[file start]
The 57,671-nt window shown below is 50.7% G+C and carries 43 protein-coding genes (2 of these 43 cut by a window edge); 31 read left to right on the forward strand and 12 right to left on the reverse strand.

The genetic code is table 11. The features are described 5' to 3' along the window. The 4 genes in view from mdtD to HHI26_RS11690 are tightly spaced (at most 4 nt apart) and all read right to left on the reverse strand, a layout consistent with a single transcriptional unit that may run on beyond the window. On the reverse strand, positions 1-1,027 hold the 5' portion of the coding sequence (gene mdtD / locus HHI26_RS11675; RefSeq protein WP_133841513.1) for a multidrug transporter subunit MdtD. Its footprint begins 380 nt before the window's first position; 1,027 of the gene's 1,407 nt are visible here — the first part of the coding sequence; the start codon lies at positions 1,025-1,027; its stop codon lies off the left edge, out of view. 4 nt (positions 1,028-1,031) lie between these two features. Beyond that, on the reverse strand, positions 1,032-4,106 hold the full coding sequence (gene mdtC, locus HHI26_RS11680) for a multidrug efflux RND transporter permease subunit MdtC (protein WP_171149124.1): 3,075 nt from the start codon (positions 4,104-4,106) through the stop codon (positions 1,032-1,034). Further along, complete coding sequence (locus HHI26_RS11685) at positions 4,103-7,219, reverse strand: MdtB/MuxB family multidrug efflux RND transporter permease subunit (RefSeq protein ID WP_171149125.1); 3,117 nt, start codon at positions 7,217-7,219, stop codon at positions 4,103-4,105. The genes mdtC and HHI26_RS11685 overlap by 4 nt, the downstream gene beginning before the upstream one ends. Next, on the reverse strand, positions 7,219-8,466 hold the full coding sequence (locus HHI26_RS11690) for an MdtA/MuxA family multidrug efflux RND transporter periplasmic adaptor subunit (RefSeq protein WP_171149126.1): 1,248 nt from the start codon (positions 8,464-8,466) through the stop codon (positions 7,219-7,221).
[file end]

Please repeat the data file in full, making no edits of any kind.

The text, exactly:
The 57,671-nt window shown below is 50.7% G+C and carries 43 protein-coding genes (2 of these 43 cut by a window edge); 31 read left to right on the forward strand and 12 right to left on the reverse strand.

The genetic code is table 11. The features are described 5' to 3' along the window. The 4 genes in view from mdtD to HHI26_RS11690 are tightly spaced (at most 4 nt apart) and all read right to left on the reverse strand, a layout consistent with a single transcriptional unit that may run on beyond the window. On the reverse strand, positions 1-1,027 hold the 5' portion of the coding sequence (gene mdtD / locus HHI26_RS11675; RefSeq protein WP_133841513.1) for a multidrug transporter subunit MdtD. Its footprint begins 380 nt before the window's first position; 1,027 of the gene's 1,407 nt are visible here — the first part of the coding sequence; the start codon lies at positions 1,025-1,027; its stop codon lies off the left edge, out of view. 4 nt (positions 1,028-1,031) lie between these two features. Beyond that, on the reverse strand, positions 1,032-4,106 hold the full coding sequence (gene mdtC, locus HHI26_RS11680) for a multidrug efflux RND transporter permease subunit MdtC (protein WP_171149124.1): 3,075 nt from the start codon (positions 4,104-4,106) through the stop codon (positions 1,032-1,034). Further along, complete coding sequence (locus HHI26_RS11685) at positions 4,103-7,219, reverse strand: MdtB/MuxB family multidrug efflux RND transporter permease subunit (RefSeq protein ID WP_171149125.1); 3,117 nt, start codon at positions 7,217-7,219, stop codon at positions 4,103-4,105. The genes mdtC and HHI26_RS11685 overlap by 4 nt, the downstream gene beginning before the upstream one ends. Next, on the reverse strand, positions 7,219-8,466 hold the full coding sequence (locus HHI26_RS11690) for an MdtA/MuxA family multidrug efflux RND transporter periplasmic adaptor subunit (RefSeq protein WP_171149126.1): 1,248 nt from the start codon (positions 8,464-8,466) through the stop codon (positions 7,219-7,221).